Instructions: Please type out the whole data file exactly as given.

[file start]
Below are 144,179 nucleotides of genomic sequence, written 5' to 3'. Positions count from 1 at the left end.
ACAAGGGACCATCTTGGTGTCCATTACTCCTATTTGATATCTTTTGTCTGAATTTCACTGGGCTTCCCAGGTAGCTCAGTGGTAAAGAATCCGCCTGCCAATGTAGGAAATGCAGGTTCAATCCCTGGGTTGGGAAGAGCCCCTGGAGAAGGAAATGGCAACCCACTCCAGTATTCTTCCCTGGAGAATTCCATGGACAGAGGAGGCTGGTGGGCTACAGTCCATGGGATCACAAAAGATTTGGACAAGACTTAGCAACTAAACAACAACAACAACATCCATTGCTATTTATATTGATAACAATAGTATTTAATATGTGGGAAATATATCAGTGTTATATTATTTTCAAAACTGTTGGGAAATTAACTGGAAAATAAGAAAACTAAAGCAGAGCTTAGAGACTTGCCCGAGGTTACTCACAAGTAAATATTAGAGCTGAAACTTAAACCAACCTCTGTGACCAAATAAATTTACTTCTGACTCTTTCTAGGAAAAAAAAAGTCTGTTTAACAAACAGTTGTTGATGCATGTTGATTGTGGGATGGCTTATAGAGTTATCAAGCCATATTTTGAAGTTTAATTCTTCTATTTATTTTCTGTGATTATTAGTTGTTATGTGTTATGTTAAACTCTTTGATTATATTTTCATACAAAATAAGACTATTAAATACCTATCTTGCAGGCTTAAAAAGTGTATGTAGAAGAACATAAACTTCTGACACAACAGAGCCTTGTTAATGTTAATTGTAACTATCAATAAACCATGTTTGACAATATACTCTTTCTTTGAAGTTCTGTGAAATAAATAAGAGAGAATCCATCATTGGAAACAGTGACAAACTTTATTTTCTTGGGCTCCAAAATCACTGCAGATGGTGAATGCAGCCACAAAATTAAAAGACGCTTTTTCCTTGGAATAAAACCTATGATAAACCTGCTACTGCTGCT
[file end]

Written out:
Below are 144,179 nucleotides of genomic sequence, written 5' to 3'. Positions count from 1 at the left end.
ACAAGGGACCATCTTGGTGTCCATTACTCCTATTTGATATCTTTTGTCTGAATTTCACTGGGCTTCCCAGGTAGCTCAGTGGTAAAGAATCCGCCTGCCAATGTAGGAAATGCAGGTTCAATCCCTGGGTTGGGAAGAGCCCCTGGAGAAGGAAATGGCAACCCACTCCAGTATTCTTCCCTGGAGAATTCCATGGACAGAGGAGGCTGGTGGGCTACAGTCCATGGGATCACAAAAGATTTGGACAAGACTTAGCAACTAAACAACAACAACAACATCCATTGCTATTTATATTGATAACAATAGTATTTAATATGTGGGAAATATATCAGTGTTATATTATTTTCAAAACTGTTGGGAAATTAACTGGAAAATAAGAAAACTAAAGCAGAGCTTAGAGACTTGCCCGAGGTTACTCACAAGTAAATATTAGAGCTGAAACTTAAACCAACCTCTGTGACCAAATAAATTTACTTCTGACTCTTTCTAGGAAAAAAAAAGTCTGTTTAACAAACAGTTGTTGATGCATGTTGATTGTGGGATGGCTTATAGAGTTATCAAGCCATATTTTGAAGTTTAATTCTTCTATTTATTTTCTGTGATTATTAGTTGTTATGTGTTATGTTAAACTCTTTGATTATATTTTCATACAAAATAAGACTATTAAATACCTATCTTGCAGGCTTAAAAAGTGTATGTAGAAGAACATAAACTTCTGACACAACAGAGCCTTGTTAATGTTAATTGTAACTATCAATAAACCATGTTTGACAATATACTCTTTCTTTGAAGTTCTGTGAAATAAATAAGAGAGAATCCATCATTGGAAACAGTGACAAACTTTATTTTCTTGGGCTCCAAAATCACTGCAGATGGTGAATGCAGCCACAAAATTAAAAGACGCTTTTTCCTTGGAATAAAACCTATGATAAACCTGCTACTGCTGCT